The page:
Biological Physics, Protein Folding
## Research Focus
The Lapidus lab studies the early stages of protein folding and the dynamics of unfolded proteins.
In collaboration with Michael Feig we study the dynamics of proteins in crowded conditions as you would find in a cell, which result in many transient interactions and liquid-liquid phase separation.
We also study protein aggregation, which is involved with many neurodegenerative diseases, such as Parkinson's disease and Alzheimer's, by looking at the dynamics of the disordered protein before aggregation.
For further information on some results of this research, see the following articles:
[Complex biological phenomenon may have a surprisingly simple explanation](https://natsci.msu.edu/news/complex-biological-phenomenon-may-have-a-surprisingly-simple-explanation/)
[Alzheimer's beginnings prove to be a sticky situation](https://msutoday.msu.edu/news/2016/alzheimers-beginnings-prove-to-be-a-sticky-situation)
[Longtime antidepressant could slow Parkinson's](https://msutoday.msu.edu/news/2017/longtime-antidepressant-could-slow-parkinsons)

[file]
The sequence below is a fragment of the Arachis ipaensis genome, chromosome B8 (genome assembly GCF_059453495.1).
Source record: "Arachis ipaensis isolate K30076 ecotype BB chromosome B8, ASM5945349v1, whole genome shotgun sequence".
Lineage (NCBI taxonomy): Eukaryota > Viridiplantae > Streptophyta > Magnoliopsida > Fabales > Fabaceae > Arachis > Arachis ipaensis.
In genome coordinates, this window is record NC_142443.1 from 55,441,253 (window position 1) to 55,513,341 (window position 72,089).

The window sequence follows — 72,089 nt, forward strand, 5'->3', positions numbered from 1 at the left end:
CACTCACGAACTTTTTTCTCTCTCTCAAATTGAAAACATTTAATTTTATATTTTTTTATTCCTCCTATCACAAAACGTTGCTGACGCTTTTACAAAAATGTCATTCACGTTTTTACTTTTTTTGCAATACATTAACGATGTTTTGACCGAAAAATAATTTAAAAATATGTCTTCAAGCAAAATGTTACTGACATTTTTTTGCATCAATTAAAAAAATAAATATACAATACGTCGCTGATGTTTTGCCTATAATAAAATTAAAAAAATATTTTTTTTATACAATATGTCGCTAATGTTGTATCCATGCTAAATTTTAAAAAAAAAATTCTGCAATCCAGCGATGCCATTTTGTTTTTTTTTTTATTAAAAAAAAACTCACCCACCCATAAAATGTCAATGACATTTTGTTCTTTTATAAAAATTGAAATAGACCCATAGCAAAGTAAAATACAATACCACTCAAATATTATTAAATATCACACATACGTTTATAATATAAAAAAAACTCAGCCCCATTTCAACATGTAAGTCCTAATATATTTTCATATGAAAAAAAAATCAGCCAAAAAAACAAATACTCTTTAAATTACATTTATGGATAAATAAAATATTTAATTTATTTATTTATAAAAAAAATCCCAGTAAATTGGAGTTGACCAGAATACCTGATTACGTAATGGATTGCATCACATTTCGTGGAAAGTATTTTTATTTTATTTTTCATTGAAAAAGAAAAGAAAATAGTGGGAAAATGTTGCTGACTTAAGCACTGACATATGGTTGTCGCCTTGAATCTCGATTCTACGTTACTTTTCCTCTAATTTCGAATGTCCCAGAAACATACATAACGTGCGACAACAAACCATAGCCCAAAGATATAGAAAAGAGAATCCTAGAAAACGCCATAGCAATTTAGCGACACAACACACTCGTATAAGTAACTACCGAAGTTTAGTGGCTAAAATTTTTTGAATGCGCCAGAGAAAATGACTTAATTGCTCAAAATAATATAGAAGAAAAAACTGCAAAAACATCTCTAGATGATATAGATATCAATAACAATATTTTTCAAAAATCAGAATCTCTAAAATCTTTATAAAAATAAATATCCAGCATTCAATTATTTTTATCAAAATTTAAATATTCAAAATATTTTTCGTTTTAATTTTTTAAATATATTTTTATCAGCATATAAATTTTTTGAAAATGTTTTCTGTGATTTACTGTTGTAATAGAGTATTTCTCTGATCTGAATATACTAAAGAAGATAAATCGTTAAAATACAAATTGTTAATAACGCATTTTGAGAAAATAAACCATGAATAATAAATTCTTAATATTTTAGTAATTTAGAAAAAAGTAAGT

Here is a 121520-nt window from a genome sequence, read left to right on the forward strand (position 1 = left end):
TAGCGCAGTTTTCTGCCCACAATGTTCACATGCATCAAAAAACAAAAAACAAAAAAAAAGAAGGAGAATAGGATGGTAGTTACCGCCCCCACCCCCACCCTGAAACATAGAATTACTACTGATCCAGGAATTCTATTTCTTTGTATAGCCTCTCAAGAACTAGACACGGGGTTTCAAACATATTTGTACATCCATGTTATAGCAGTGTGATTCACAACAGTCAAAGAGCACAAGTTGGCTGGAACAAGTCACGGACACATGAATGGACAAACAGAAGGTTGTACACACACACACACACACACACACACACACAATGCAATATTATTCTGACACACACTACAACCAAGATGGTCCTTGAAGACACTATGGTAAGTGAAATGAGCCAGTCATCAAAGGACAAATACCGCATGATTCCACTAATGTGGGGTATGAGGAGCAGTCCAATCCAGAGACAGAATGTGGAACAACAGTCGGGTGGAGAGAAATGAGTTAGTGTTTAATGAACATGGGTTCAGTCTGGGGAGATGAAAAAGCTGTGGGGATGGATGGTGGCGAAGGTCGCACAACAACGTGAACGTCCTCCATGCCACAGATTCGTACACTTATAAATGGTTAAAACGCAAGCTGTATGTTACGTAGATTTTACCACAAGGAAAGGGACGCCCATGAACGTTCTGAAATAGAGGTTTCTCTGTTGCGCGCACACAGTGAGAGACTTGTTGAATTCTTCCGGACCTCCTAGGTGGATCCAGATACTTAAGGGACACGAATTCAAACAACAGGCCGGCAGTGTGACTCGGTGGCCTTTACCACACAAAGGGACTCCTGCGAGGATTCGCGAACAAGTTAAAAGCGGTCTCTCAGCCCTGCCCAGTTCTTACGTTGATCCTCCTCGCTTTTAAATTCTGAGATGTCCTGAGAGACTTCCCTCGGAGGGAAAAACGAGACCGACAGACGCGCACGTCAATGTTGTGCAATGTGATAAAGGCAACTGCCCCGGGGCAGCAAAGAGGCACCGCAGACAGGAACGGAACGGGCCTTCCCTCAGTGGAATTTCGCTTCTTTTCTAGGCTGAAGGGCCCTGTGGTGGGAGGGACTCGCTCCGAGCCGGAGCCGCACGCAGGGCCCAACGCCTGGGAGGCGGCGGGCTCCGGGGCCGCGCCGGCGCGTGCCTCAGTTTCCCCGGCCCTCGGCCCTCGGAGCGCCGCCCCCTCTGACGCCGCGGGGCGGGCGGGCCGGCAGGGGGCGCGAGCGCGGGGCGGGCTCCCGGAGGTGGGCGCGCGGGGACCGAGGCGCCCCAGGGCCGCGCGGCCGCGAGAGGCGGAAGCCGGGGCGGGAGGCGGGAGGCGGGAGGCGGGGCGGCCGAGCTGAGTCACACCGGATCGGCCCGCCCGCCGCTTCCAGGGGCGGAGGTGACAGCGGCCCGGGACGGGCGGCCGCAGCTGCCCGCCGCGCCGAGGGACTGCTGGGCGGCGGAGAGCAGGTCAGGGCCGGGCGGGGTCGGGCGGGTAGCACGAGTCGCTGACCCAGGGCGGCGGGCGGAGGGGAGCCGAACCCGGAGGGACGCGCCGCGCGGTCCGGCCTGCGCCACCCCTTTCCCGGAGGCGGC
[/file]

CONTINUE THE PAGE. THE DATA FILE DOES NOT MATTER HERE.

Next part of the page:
[Researchers Identify Path to Treat Parkinson's Disease at Inception](http://msutoday.msu.edu/news/2012/curcumin-shows-promise-in-attacking-parkinson/)
[Curcumin Shows Promise in Attacking Parkinson's Disease](http://msutoday.msu.edu/news/2012/curcumin-shows-promise-in-attacking-parkinson/)
## Curriculum Development
Over the past several years, Lisa has developed a new curriculum for life science majors that pulls examples from molecular and cellular biology. The courses, PHY 221 and PHY 222 are offered to all life science majors at MSU in the new STEM Teaching and Learning building. These curriculum materials are available at [this website](https://physicsatmcl.commons.msu.edu/)
For more information, see
[Defying gravity: A new spin on intro physics for life sciences](https://msutoday.msu.edu/news/2020/defying-gravity)
* 1998: Ph.D., Harvard University